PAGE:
David French became something of a darling to a certain segment of the evangelical world for his strong critiques of Donald Trump during the 2016 election season. While I don’t share all of his views, let’s be honest, there’s plenty to criticize Donald Trump for. It’s completely reasonable that people were turned off by Trump.
But from what was once someone respected for taking principled stands on Trump, French seems to have gotten blown off course, particularly by his feud with Sohrab Ahmari. Today I hear from even his admirers (often privately or in closed forums or listservs) that he’s lost his way or is going too far on some issues. As one DC policy person put it, “The Ahmari-French feud made both of them worse versions of themselves.” Or as someone else tweeted, “As someone who went to school with David, he is unrecognizable now.”
Someone I know who used to work for David French and was even inspired in his own choice of careers by French, recently said to me:
Watching him self-destruct has been distressing for me, to say the least. I feel incredible gratitude and admiration for him, which has slowly but persistently decreased over the last four years. The conservative movement and religious institutions are in need of some hefty criticism so as to become more spiritually robust for the hard times that are coming and to make proper adjustments to our "new and radically changing world." But his criticism is unhinged and unhelpful.
I wrote a piece this week for the Federalist looking at French and what has happened to him. I attribute what has happened to him in part as a result of the perverse incentives of our media and social media system. Here is an excerpt:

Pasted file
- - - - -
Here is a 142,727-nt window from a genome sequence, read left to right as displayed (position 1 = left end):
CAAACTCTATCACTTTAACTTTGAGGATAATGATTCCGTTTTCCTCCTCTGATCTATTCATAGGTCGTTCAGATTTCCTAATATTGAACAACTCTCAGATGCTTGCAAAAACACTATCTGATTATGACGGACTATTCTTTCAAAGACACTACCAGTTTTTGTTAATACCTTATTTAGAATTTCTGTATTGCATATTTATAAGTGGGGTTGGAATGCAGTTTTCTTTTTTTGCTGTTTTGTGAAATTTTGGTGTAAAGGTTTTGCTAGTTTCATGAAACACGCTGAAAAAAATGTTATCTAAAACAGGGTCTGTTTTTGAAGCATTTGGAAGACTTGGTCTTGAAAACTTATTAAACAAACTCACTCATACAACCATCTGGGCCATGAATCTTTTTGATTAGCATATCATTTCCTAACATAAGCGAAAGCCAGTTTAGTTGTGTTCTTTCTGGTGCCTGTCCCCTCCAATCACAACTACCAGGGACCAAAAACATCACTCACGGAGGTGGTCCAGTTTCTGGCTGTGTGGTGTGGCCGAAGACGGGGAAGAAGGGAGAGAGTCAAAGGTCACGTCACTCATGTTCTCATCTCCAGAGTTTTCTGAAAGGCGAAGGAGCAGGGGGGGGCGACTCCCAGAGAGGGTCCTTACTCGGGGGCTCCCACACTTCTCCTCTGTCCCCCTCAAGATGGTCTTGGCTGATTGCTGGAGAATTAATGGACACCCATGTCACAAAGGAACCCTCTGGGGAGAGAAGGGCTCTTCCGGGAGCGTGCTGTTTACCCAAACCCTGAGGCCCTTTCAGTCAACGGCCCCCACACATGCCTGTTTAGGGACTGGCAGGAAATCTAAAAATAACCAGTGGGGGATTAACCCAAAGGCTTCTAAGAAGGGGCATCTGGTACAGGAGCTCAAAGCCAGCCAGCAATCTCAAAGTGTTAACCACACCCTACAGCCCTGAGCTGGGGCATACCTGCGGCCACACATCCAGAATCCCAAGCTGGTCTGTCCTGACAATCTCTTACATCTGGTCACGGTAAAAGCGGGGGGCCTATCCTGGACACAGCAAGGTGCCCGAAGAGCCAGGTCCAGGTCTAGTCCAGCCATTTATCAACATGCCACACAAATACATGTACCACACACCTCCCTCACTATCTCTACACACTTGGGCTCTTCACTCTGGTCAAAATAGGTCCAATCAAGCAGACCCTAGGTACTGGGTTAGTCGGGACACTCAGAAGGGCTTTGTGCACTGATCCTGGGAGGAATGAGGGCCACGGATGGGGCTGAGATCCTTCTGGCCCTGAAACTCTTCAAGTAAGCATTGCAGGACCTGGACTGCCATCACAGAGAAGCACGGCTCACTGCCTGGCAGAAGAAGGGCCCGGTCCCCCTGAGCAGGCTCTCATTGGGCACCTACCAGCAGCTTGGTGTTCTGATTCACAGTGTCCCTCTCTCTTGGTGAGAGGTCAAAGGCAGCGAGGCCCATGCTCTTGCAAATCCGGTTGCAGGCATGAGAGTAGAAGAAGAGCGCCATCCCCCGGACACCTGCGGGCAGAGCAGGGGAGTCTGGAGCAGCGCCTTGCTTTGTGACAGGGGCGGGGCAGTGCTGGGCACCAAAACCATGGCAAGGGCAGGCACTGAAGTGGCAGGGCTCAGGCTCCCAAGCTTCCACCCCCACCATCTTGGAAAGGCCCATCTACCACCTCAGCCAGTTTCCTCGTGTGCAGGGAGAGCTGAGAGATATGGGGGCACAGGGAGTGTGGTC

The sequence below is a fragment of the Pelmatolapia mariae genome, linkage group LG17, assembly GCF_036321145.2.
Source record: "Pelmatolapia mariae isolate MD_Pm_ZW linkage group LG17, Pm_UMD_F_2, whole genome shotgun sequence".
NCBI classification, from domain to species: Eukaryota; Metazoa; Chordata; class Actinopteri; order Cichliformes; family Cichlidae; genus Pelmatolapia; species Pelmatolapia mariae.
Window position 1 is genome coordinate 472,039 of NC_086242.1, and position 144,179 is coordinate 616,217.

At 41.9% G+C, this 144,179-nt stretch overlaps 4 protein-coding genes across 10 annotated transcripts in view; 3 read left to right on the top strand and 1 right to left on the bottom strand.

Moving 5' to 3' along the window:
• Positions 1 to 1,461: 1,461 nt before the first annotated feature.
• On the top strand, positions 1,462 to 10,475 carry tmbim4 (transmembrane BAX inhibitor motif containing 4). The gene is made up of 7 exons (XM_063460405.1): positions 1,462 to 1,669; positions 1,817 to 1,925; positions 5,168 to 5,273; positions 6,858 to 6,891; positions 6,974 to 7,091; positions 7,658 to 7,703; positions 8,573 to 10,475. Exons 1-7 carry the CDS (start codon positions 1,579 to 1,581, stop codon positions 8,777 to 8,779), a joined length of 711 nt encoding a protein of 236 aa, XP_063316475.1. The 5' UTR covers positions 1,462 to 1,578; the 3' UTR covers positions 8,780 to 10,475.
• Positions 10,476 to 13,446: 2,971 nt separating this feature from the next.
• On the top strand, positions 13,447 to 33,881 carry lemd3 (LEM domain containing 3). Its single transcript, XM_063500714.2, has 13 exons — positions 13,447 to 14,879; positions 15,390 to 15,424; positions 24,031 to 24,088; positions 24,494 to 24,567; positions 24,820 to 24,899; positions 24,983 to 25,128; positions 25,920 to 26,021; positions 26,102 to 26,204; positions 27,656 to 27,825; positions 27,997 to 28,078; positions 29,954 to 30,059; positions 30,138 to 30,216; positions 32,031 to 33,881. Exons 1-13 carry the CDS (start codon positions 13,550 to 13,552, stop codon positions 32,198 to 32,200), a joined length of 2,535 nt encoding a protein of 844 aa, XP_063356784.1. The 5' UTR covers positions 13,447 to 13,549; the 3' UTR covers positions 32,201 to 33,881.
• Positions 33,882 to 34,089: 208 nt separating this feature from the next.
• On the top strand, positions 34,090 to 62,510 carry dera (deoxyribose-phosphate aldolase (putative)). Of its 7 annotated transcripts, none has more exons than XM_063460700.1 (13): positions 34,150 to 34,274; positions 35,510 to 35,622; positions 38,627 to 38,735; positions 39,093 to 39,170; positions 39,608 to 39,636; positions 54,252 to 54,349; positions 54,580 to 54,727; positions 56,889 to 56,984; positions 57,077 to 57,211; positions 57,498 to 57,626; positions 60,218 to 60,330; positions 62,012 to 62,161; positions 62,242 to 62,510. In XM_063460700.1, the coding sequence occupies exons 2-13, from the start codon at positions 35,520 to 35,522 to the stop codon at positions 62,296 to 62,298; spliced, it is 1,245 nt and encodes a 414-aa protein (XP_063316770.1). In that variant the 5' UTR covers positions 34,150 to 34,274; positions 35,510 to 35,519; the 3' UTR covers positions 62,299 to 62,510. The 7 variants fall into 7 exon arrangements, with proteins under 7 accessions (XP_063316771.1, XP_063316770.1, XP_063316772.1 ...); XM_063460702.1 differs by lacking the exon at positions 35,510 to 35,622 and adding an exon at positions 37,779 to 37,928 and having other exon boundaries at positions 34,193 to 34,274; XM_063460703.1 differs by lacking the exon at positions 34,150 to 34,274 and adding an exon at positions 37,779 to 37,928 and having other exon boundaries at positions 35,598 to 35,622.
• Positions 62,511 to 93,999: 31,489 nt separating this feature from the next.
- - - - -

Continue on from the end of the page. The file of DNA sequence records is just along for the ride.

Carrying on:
After an online feud triggered by Sohrab Ahmari’s “Against David French-ism” piece in First Things, French ended up getting caught in a flywheel in which more extreme rhetoric gets him more attention, which then draws more attacks, which leads him in turn to even more extreme rhetoric.
Today, that flywheel has taken him to the point where he attacks other people’s character in the strongest possible terms, using words like “cruel,” “vicious,” “deceitful,” and “indefensible.” A white evangelical himself, he recently claimed that America has “become more just” as “white Protestant power has waned.”
He describes evangelical Trump supporters the way he might once have talked about Islamic terrorists abroad, as potential national security threats. He says, “The hardcore Trump evangelical base threatens our constitutional rule of law.” He tweets, “The evidence that January 6th was a Christian insurrection just grows and grows and grows. Combatting this perversion of the Gospel has to be a top priority. It’s not just heresy, it’s an active threat to the peace and security of the nation.”
It’s not clear where he goes from here, but French has certainly profited from this so far. His name is now on many people’s lips. He drives a lot of online conversation. And he’s been rewarded with a recent elevation from purely conservative media to the Atlantic.
Click through to read the whole thing.
Undoubtedly I am not immune to the same dynamics. For example, my twitter follower account had been stagnant for years. I made the decision to turn up the rhetoric level a bit, and I had a net increase of followers of about 5% in short order. Articles like these, or my previous critique of pastor Jason Meyer over a sermon on abuse, draw lots of traffic. Drier piece of longform analysis generally aren’t as popular. The best way to raise my profile would probably be to make lots of polarizing statement and attempt to start many personal feuds (the same techniques Trump used).
I’d rather not do that, but in today’s world, market dynamics will always be a temptation. I do think there are things that need to be said and people who need to be critiqued, and I don’t want to shy away from doing that. But I don’t want to let that kind of work devour me. I’m hoping that you all can help keep me on course here.
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Featured image credit: Gage Skidmore, CC BA-SA 3.0